VNC (Free Version) does not allow access from outside ( windows 2003 server and win xp clients)

Hi,
I will start off with saying that I am not a 100% expert in networking or security.

 I have a customer who is a long way from us. Their network admisn have provided us a public ip address such as abcd@myco.com.au. So using "abcd@myco.com.au" , we log on to the customers server using Remote descktop, over INTERNET - broadband. we have access to the server as administrators and can run terminal sessions.

the server has lots of client pcs. I installed VNC( free version) on all clients and the sever as well. I wanted to get access to any Client PC using VNC, so

I have the client running the VNC server  - lets call the client pc "client1", ( and it is also set to start up on windows start). When I try to connect to the "Client1" usign VNC viewer on the  Server (abcd@myco.com.au), it just waits and says that it cannot connect "unable to connect to host  - connection timed out". HOWEVER,

I can connect the same way if I am physically in the LAN ( at the customers site I mean).  
I use the free version of the VNC . Only that I did not try "Tight VNC" ( i am not sure of the diffrence ). I tried with ip address, with the VNC Viewer listern running with no luck.

how can I configure VNC please  ?
Thanks.


indikadAsked:
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Jay_Jay70Connect With a Mentor Commented:
Hi indikad,

you will have to open port 5900 on the router so that you can pass through
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warriorfan808Commented:
Jay Jay is right, you're going to have to port foward on the router.

Get Admin rights on the router.
Go into fowarding, specify a scope that includes 5900 and then select the IP Address of the workstation that you want to connect to through VNC.
This is going to be a pain because you'll have to do it whenever you switch client workstations.

I would suggest setting up a VPN and then using remote desktop to logon to each of the workstations.  If they have a VPN Server, even better.  If not, see if they're willing to get one.  A lot of times you can get a router with built in VPN capibilities.

Remote Desktop is also a lot better because the user wont see what your'e doing.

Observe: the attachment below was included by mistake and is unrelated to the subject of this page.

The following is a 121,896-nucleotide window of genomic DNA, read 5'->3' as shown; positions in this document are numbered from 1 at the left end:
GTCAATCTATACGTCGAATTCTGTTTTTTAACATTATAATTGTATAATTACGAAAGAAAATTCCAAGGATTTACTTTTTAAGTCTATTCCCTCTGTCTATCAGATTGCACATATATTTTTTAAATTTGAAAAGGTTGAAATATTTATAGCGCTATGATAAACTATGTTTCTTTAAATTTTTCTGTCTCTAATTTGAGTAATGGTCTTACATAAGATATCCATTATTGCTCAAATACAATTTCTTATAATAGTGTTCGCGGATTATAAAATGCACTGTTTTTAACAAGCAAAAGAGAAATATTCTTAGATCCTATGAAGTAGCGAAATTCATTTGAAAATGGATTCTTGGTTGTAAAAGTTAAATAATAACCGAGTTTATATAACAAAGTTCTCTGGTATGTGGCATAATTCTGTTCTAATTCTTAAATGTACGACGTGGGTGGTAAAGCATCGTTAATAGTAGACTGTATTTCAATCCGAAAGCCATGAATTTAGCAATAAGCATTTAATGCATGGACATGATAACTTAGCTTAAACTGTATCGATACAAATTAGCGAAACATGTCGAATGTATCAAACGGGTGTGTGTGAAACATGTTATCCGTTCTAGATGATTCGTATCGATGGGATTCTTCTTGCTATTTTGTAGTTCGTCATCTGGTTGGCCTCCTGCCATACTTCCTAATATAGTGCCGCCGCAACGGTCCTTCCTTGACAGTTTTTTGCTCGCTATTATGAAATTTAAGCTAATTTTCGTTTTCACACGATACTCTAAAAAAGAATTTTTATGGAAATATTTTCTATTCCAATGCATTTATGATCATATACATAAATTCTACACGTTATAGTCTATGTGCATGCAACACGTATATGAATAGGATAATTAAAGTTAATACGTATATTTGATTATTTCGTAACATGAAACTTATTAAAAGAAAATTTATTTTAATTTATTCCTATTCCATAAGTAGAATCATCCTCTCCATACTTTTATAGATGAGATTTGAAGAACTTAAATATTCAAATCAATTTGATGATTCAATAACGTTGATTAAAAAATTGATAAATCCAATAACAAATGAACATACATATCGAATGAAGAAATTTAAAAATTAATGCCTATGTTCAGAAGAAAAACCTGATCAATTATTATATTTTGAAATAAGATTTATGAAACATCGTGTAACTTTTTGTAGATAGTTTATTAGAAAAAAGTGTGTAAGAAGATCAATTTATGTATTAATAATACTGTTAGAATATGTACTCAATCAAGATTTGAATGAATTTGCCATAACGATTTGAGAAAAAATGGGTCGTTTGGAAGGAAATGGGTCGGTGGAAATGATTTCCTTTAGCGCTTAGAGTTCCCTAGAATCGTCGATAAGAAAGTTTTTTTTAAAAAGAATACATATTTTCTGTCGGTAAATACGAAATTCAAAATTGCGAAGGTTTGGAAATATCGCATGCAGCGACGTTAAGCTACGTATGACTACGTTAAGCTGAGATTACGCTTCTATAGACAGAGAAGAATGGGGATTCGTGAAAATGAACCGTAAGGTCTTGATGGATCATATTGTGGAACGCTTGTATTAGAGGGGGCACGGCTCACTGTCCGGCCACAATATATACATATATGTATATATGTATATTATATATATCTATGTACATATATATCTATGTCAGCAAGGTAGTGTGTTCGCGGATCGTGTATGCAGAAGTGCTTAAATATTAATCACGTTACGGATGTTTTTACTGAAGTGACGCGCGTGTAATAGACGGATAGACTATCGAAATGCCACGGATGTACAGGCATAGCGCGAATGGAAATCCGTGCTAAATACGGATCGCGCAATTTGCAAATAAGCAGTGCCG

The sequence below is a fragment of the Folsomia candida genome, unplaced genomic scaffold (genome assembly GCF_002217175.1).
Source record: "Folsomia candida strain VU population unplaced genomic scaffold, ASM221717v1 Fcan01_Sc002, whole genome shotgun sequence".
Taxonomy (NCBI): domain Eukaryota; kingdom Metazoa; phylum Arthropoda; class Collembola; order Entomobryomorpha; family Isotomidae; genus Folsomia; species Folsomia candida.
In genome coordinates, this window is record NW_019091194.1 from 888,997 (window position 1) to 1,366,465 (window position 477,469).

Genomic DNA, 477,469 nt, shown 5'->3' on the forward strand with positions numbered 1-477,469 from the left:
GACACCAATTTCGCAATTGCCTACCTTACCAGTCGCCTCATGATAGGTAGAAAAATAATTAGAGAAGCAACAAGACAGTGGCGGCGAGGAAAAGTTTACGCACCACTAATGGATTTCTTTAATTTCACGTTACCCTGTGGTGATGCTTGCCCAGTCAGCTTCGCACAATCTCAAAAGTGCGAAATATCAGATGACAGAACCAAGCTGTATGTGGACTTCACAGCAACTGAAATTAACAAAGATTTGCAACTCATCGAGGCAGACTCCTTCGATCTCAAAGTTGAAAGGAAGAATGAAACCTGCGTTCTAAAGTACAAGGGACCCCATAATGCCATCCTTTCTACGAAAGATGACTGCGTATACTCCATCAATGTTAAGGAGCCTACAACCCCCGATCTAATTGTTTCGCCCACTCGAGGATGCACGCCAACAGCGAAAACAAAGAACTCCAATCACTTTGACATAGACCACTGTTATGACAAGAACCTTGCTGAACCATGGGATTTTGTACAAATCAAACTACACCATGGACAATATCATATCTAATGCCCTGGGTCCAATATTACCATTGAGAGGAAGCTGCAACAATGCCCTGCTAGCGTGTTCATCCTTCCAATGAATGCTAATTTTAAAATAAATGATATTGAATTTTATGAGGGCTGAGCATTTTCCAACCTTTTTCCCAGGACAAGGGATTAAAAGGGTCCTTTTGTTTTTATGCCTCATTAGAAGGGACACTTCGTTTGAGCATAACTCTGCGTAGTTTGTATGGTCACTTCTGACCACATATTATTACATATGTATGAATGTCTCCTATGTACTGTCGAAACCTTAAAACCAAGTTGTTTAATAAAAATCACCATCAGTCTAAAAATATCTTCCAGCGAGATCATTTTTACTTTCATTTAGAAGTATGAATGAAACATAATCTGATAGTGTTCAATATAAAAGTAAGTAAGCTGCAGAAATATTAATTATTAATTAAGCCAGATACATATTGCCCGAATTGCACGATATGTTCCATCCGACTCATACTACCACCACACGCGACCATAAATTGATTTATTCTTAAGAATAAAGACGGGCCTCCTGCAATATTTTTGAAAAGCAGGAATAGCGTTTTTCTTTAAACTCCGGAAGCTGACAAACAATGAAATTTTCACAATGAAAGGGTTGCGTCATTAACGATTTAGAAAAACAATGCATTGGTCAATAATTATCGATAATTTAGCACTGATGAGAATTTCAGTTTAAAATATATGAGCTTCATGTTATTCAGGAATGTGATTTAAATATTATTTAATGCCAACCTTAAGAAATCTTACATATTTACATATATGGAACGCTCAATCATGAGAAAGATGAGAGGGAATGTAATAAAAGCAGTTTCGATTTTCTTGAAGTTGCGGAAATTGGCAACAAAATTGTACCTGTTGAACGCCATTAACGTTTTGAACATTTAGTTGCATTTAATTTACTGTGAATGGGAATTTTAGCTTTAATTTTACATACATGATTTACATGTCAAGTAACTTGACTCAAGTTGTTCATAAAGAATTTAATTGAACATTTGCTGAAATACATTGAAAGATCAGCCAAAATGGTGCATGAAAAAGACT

But if you want to stick with VNC, you're going to have to keep port fowarding.
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indikadAuthor Commented:
Hi,

If you are talking about the port 5900 on the VNC service then it is set to "Accept Connections On Port" is ticked the box says 5900, by default.

so i think there must be a diffrent issue.

Indika.

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Jay_Jay70Commented:
talking about the actual router as described above
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indikadAuthor Commented:
hang on sorry, i missed the part "router" let me see.

thanks.
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r-kCommented:
I agree with warriorfan that Remote Desktop is the better option.

However "Remote Desktop is also a lot better because the user wont see what your'e doing"
this only applies when you connect to the server. When you connect to an XP client they will definitely notice, i.e. they will get locked out.
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warriorfan808Commented:
However "Remote Desktop is also a lot better because the user wont see what your'e doing"
this only applies when you connect to the server. When you connect to an XP client they will definitely notice, i.e. they will get locked out.

I didn't mean that they wouldn't notice, but they wont see what you're doing.  You're right, they'll be locked out which is something that doesn't happen with the free version of VNC.  With that version, it's like doing remote assistance on msn messenger.

In fact, you might be better off using msn messenger if you want them to see what you're doing.
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r-kCommented:
Yes, you're right. I just mis-read the statement. Sorry.
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Rich RumbleSecurity SamuraiCommented:
Your reffering to "Remote Assistance" when using RemoteDesktop that allows the user to see what your doing. If you are unsure about the server having port 5900 or 5800 open to the rest of the internet, log on the pc (remotedesktop or from the lan via vnc, or physically at the console) and visit grc.com and run the "shields up" test. https://grc.com/x/ne.dll?bh0bkyd2  if port 5900 or 5800 are not open, then your router or firewall will need to allow them to that servers public ip. If the server isn't statically nat'd then you will need to port forward as indicated above.
-rich
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indikadAuthor Commented:
Hi All,

all answeres has given me good insight in to the issue. I also wanted to split poionts however ended up giving Jay jay all points. do not know how to go back and rectify now. appologies and thanks again.

Regards,
Indika.
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